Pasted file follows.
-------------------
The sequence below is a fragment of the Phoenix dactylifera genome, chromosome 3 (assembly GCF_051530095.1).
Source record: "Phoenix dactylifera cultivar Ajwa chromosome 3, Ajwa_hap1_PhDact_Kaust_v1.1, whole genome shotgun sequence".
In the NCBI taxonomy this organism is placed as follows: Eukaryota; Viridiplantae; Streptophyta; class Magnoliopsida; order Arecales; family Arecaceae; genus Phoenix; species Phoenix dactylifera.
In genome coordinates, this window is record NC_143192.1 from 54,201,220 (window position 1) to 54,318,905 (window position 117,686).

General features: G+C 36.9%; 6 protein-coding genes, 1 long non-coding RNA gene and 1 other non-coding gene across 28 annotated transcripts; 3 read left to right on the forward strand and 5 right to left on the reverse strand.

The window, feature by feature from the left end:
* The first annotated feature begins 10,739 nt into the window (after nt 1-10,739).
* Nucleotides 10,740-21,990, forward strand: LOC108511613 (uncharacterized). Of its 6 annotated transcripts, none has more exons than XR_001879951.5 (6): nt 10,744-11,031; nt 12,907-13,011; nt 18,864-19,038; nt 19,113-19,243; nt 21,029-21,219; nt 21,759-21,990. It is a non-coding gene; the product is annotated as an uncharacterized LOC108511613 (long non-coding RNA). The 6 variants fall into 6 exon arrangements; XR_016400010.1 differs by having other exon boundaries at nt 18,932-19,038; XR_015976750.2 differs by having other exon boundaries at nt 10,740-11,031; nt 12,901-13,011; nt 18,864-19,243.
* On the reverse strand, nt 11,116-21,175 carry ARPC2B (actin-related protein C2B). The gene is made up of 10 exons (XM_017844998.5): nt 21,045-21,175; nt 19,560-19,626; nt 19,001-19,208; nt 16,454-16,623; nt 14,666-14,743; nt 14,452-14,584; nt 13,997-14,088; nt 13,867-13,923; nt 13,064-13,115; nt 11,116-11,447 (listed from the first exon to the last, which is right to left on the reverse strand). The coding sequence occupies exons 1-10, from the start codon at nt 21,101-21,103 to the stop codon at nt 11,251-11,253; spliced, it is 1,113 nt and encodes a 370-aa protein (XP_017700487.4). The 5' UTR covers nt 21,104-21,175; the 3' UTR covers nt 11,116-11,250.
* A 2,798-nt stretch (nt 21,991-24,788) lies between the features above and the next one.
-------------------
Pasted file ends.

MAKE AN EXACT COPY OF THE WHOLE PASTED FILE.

The sequence below is a fragment of the Phoenix dactylifera genome, chromosome 3 (assembly GCF_051530095.1).
Source record: "Phoenix dactylifera cultivar Ajwa chromosome 3, Ajwa_hap1_PhDact_Kaust_v1.1, whole genome shotgun sequence".
In the NCBI taxonomy this organism is placed as follows: Eukaryota; Viridiplantae; Streptophyta; class Magnoliopsida; order Arecales; family Arecaceae; genus Phoenix; species Phoenix dactylifera.
In genome coordinates, this window is record NC_143192.1 from 54,201,220 (window position 1) to 54,318,905 (window position 117,686).

General features: G+C 36.9%; 6 protein-coding genes, 1 long non-coding RNA gene and 1 other non-coding gene across 28 annotated transcripts; 3 read left to right on the forward strand and 5 right to left on the reverse strand.

The window, feature by feature from the left end:
* The first annotated feature begins 10,739 nt into the window (after nt 1-10,739).
* Nucleotides 10,740-21,990, forward strand: LOC108511613 (uncharacterized). Of its 6 annotated transcripts, none has more exons than XR_001879951.5 (6): nt 10,744-11,031; nt 12,907-13,011; nt 18,864-19,038; nt 19,113-19,243; nt 21,029-21,219; nt 21,759-21,990. It is a non-coding gene; the product is annotated as an uncharacterized LOC108511613 (long non-coding RNA). The 6 variants fall into 6 exon arrangements; XR_016400010.1 differs by having other exon boundaries at nt 18,932-19,038; XR_015976750.2 differs by having other exon boundaries at nt 10,740-11,031; nt 12,901-13,011; nt 18,864-19,243.
* On the reverse strand, nt 11,116-21,175 carry ARPC2B (actin-related protein C2B). The gene is made up of 10 exons (XM_017844998.5): nt 21,045-21,175; nt 19,560-19,626; nt 19,001-19,208; nt 16,454-16,623; nt 14,666-14,743; nt 14,452-14,584; nt 13,997-14,088; nt 13,867-13,923; nt 13,064-13,115; nt 11,116-11,447 (listed from the first exon to the last, which is right to left on the reverse strand). The coding sequence occupies exons 1-10, from the start codon at nt 21,101-21,103 to the stop codon at nt 11,251-11,253; spliced, it is 1,113 nt and encodes a 370-aa protein (XP_017700487.4). The 5' UTR covers nt 21,104-21,175; the 3' UTR covers nt 11,116-11,250.
* A 2,798-nt stretch (nt 21,991-24,788) lies between the features above and the next one.